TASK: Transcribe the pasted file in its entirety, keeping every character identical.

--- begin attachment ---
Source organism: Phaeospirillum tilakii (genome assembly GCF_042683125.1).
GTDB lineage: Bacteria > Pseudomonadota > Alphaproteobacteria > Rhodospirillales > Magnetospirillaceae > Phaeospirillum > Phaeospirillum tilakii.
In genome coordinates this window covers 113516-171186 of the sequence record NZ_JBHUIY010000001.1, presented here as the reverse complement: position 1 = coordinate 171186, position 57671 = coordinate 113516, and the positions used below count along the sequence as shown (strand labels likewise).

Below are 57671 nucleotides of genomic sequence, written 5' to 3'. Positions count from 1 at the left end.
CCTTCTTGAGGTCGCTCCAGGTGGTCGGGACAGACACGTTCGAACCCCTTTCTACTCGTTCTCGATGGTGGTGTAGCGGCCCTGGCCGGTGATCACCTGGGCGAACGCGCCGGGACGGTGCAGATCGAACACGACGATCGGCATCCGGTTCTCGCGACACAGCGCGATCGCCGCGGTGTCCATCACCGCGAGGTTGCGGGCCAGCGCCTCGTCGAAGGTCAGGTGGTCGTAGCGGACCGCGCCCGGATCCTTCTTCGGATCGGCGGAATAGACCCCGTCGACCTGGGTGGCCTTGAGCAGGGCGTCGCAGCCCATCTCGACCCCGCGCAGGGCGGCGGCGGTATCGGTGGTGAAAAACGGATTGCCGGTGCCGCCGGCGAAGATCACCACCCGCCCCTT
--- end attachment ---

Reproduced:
Source organism: Phaeospirillum tilakii (genome assembly GCF_042683125.1).
GTDB lineage: Bacteria > Pseudomonadota > Alphaproteobacteria > Rhodospirillales > Magnetospirillaceae > Phaeospirillum > Phaeospirillum tilakii.
In genome coordinates this window covers 113516-171186 of the sequence record NZ_JBHUIY010000001.1, presented here as the reverse complement: position 1 = coordinate 171186, position 57671 = coordinate 113516, and the positions used below count along the sequence as shown (strand labels likewise).

Below are 57671 nucleotides of genomic sequence, written 5' to 3'. Positions count from 1 at the left end.
CCTTCTTGAGGTCGCTCCAGGTGGTCGGGACAGACACGTTCGAACCCCTTTCTACTCGTTCTCGATGGTGGTGTAGCGGCCCTGGCCGGTGATCACCTGGGCGAACGCGCCGGGACGGTGCAGATCGAACACGACGATCGGCATCCGGTTCTCGCGACACAGCGCGATCGCCGCGGTGTCCATCACCGCGAGGTTGCGGGCCAGCGCCTCGTCGAAGGTCAGGTGGTCGTAGCGGACCGCGCCCGGATCCTTCTTCGGATCGGCGGAATAGACCCCGTCGACCTGGGTGGCCTTGAGCAGGGCGTCGCAGCCCATCTCGACCCCGCGCAGGGCGGCGGCGGTATCGGTGGTGAAAAACGGATTGCCGGTGCCGCCGGCGAAGATCACCACCCGCCCCTT